Ahmad al-Faqi al-Mahdi, an al-Qaeda jihadi – who begged the International Criminal Court for forgiveness for his destruction of holy sites in Timbuktu – has been given nine years in prison by judges in the Hague.

Mahdi, who estimates his age at 45, is the first defendant to be found guilty of Islamist-related charges by the ICC. The radical claimed in his defence that he had been caught in an "evil wave" by al-Qaeda when he joined the Islamist group, according to Reuters news agency.

Al-Qaeda took power in Mali's second city after hijacking an ethnic Tuareg rebellion in the country's Saharan north.

The group then imposed Sharia law in the city and across the vast tracts of land they had seized. The crisis prompted a French intervention in the country in 2013.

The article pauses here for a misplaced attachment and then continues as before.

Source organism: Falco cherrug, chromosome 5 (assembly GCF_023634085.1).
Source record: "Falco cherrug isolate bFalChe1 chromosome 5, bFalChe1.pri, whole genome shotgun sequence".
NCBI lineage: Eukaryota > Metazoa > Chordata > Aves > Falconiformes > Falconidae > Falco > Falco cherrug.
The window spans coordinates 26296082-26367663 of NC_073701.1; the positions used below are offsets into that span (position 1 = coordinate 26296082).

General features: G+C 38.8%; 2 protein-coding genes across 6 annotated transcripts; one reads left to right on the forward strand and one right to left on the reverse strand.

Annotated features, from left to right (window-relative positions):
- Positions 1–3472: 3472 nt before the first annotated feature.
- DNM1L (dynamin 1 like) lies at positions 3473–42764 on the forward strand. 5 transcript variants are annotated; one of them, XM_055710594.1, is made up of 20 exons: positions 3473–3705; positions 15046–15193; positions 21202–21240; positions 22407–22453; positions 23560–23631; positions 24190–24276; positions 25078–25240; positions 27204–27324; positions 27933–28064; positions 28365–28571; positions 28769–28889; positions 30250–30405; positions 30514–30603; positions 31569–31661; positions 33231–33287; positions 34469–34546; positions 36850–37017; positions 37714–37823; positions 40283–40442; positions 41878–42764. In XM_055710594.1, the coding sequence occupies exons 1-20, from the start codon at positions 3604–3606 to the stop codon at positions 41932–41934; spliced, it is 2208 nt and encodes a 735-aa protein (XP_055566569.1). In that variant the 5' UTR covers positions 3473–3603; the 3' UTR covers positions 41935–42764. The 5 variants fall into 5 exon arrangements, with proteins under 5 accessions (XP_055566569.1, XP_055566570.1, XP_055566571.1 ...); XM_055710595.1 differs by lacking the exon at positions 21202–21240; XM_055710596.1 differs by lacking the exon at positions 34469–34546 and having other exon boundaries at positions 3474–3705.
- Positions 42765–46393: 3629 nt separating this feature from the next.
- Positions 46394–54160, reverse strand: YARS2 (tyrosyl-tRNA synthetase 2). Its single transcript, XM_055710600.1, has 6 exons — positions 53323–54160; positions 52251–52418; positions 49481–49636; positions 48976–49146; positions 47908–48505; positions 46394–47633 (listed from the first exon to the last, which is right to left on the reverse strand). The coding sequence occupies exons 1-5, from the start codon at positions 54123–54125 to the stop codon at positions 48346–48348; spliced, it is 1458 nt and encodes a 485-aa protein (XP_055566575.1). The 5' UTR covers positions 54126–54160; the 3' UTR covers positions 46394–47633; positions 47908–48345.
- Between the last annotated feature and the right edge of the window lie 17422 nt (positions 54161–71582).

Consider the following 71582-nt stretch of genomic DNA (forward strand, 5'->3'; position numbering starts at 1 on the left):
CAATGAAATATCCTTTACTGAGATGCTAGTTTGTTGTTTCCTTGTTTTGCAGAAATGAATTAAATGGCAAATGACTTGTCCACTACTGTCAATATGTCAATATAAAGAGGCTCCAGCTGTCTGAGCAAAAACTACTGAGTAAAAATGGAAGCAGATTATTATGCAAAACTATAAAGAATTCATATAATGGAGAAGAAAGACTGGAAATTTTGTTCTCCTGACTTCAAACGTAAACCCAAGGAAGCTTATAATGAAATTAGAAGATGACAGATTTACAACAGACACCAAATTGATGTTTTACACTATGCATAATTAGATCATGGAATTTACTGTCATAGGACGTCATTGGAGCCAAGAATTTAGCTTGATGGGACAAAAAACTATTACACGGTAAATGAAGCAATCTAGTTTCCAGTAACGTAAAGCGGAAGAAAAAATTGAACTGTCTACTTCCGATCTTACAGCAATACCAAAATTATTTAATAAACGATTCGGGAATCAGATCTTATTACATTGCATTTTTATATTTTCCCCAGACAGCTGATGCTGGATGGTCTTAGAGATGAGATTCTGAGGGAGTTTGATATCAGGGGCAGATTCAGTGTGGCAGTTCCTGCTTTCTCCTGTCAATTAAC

Ansar al-Dine, Mali's al-Qaeda affiliate, destroyed 14 of 16 historic mausoleums in Timbuktu in 2012. Al-Mahdi was handed over by Niger's government after the ICC issued a warrant for his arrest.

As a part of his plea agreement both the prosecution and the defence requested a sentence of between nine and 11 years in prison. However, judges were free to ignore the recommendations and give a sentence of up to 30 years.

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Mahdi admitted to the charges of involvement in the destruction. Prosecutors said that he led a squad of morality police which destroyed nine of the mausoleums and a mosque in Timbuktu. Followers of the branch of Salafist Islam, to which al-Qaeda subscribes, view reverence for the shrines to the city's founders as sacrilegious.